Sulla, that pioneer in the history of civil war, was reluctant and hesitant to turn his troops upon Rome itself. When he and his fellow consul attempted to block Sulpicius’s bill, violence flared in the city streets; Sulpicius was rumored to have three thousand swordsmen at his command. After a confrontation that turned violent, Sulla escaped, finding himself briefly in Marius’s house, where he might have negotiated with his rival before withdrawing from Rome for his own safety. In his absence, Sulpicius passed his laws without opposition and revealed his previously secret plan to transfer command of the forces against Mithridates to Marius.
Facing political as well as personal ruin if he accepted these moves, Sulla turned to his troops for support, describing the wrongs that had been done to him. He seems to have had no plan to march against Sulpicius or Marius, but his loyal soldiers urged him on. His officers, meanwhile, were horrified and would desert him. The entrails examined by his soothsayer boded well. Then a goddess appeared to Sulla in a dream, handing him a thunderbolt, and told him to strike his enemies. Emboldened by these auspicious omens, and his regulars’ goodwill, Sulla set off leading the first army to march on Rome in its history. It would not be the last.
The Senate met Sulla’s approach with embassies; indeed, they could do little else, having no organized force to confront his. When three sets of senatorial envoys questioned his intent, Sulla answered that he had come to free the fatherland from tyrants, implying that he was engaged in a defensive operation and hence one that could be construed as just. Julius Caesar would make much the same claim, forty years later, when he turned his army against Rome upon crossing the river Rubicon.49
When Sulla’s army came within five miles of Rome, the Senate made one last effort to halt his progress. Sulla promised to relent but sent a contingent ahead nonetheless. When his men entered the city, they met fierce civilian resistance, amid a hail of stones and roof tiles, until Sulla arrived to take charge. Sulpicius and Marius tried to array their followers against him, but Sulla marched through the Forum and took the Capitol. When asked the next day to explain himself, he replied again that he was using his authority as consul to defend the commonwealth against its enemies. He soon formally declared Sulpicius, Marius (who had already fled to Africa), and ten of their closest supporters to be public enemies (hostes publici) and hence outlaws. Only Sulpicius was captured and executed. Otherwise, Sulla’s reverse coup was bloodless, because both sides strove to prevent collisions between soldiers and citizens within the city.
Tidy though Sulla’s action might have been, it clearly marked a turning point in Rome’s fortunes. The immediate effects were hardly calamitous. Only Sulla’s later actions as dictator—an office invested with emergency powers for a limited time, which he extended—would make clear that his initial moves had marked the beginning of a cycle of civil violence, one that would not end until the creation of the empire with the elevation of Augustus as emperor in 27 b.c.e.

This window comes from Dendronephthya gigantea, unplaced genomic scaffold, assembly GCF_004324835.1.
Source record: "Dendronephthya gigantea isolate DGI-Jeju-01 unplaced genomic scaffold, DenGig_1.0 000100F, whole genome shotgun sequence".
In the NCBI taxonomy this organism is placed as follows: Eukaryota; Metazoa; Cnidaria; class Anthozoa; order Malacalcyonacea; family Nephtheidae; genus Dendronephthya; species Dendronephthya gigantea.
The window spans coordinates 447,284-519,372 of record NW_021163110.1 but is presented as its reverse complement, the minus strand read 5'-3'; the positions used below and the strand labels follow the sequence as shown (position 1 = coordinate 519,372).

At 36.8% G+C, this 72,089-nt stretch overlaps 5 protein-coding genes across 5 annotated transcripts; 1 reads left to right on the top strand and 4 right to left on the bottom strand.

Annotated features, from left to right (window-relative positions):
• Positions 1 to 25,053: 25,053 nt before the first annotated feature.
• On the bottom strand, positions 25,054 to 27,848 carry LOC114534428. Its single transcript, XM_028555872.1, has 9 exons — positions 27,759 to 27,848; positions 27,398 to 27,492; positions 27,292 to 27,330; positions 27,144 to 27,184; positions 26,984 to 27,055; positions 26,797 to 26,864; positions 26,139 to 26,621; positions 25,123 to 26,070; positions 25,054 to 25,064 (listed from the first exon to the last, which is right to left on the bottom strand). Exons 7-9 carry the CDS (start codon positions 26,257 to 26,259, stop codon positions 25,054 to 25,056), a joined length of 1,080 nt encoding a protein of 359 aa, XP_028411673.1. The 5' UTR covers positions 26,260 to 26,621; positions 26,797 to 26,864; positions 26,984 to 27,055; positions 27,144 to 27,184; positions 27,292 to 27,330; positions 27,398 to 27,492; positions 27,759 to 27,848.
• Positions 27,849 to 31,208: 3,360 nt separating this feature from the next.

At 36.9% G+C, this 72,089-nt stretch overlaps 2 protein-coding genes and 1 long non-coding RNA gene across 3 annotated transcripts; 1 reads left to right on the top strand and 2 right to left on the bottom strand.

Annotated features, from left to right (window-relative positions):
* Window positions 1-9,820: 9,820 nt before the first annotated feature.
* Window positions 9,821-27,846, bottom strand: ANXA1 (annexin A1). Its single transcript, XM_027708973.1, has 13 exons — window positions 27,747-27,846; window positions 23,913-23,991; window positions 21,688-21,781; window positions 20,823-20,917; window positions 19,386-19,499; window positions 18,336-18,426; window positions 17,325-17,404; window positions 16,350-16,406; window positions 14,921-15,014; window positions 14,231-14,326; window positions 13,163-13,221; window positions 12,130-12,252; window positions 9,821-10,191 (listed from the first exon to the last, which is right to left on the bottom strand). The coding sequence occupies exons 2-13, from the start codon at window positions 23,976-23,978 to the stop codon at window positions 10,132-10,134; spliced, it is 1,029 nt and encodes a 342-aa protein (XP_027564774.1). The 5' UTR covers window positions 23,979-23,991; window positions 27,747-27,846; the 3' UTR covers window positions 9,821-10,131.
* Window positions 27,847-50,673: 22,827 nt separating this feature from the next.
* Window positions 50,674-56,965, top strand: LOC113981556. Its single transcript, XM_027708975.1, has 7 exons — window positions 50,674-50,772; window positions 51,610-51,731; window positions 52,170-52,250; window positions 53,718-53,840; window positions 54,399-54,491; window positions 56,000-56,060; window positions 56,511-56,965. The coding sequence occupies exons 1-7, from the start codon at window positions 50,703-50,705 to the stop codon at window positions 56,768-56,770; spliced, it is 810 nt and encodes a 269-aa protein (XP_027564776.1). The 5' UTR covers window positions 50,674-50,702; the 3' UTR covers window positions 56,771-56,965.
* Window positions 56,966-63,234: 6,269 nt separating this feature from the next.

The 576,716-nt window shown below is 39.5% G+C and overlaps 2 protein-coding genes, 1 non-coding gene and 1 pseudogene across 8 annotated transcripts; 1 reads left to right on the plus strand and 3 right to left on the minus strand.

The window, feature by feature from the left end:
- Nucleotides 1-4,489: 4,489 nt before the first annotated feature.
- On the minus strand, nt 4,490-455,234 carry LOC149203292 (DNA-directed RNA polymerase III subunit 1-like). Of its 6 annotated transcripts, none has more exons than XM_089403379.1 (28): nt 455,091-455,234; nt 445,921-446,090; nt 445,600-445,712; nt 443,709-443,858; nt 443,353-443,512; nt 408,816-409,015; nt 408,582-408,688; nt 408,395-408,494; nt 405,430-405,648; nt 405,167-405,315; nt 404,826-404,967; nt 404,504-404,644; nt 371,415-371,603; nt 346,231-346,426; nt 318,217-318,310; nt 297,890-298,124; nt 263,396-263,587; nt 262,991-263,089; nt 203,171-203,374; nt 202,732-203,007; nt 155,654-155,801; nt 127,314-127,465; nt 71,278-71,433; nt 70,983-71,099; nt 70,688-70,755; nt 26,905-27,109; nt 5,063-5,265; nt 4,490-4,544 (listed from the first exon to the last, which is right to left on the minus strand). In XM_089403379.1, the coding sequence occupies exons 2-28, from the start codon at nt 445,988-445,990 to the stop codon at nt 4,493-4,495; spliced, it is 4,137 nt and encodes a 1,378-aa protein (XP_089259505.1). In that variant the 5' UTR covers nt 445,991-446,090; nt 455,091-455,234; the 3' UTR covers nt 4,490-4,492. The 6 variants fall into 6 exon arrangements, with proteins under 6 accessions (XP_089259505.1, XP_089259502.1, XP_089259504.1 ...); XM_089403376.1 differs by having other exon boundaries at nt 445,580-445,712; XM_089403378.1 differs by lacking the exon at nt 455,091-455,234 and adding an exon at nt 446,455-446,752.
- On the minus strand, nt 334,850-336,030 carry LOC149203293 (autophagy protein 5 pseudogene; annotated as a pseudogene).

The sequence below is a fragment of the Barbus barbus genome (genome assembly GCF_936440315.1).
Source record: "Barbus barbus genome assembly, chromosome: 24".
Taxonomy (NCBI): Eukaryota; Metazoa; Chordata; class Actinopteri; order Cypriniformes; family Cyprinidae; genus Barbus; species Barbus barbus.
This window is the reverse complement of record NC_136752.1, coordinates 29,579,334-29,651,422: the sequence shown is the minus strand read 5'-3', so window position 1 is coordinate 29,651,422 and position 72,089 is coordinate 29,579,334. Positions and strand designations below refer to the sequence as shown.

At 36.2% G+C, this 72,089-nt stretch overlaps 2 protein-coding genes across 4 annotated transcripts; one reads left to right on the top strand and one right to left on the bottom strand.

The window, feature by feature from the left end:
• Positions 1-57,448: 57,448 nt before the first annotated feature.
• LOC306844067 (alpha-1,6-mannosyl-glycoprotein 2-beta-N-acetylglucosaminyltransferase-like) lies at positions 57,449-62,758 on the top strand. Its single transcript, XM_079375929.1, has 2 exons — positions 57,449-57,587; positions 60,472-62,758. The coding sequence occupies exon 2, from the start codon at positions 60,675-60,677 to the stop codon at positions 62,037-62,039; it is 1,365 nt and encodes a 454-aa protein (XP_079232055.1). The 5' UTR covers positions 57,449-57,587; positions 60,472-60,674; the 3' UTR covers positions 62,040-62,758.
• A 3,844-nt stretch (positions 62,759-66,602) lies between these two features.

Sulla had not intended anything remotely resembling a military takeover of the republic. To be sure, he had brought an army into the city and formally treated Roman rivals like external enemies, both for the very first time in Roman history. And the army did remain in the city, quiescent but no doubt intimidating, while he rolled back Sulpicius’s legislative program. But as soon as he had done so, he sent his troops away, leaving Rome to its two newly elected consuls, Gnaeus Octavius and Lucius Cornelius Cinna. Soon, however, the consuls clashed over the matter of how to treat the recently enfranchised Italians. Their respective supporters came to blows, and then violence rapidly escalated when Octavius had some of the new citizens killed and Cinna left Rome to drum up support for a military solution to his political problems.
It was the second time a citizen was branded as an enemy of Rome when the Senate declared Cinna a hostis. Maneuvering himself into an alliance with Marius, he returned with an army and surrounded Rome. It was the second time the city had come under direct military threat; again envoys were sent; and again a consul and commander returned to power with an army at his back. This time, however, Sulla would be declared a public enemy and pitted against Marius, who would join Cinna as consul the following year.
And so the stage was set for the next great confrontation—what would be seen as the second of Rome’s civil wars—between the two old rivals. In late 85 b.c.e., Sulla wrote to the Senate from Greece recalling his victories on behalf of Rome and vowing revenge on his enemies. This was no empty threat. He had refused to recognize the earlier declaration of him as a public enemy, and believing himself to be rightfully in command of the army he had been leading against King Mithridates, he was, as his opponents knew, planning to lead his forces back against Rome.
After abortive negotiations with the Senate, in the spring of 83 b.c.e. Sulla made his advance and was soon joined by Crassus and by Pompey, who would in due course earn his first precocious triumph at the age of twenty-four for his campaigns in Africa during the civil war. Over the course of the following year, Sulla and his men gradually made their way toward Rome, and by the time he reached the city, all his enemies had left. He followed his occupation with a series of proscriptions that led to the execution and dispossession of prominent opponents and debarment from office of their descendants. As for Sulla, he returned to the position of dictator.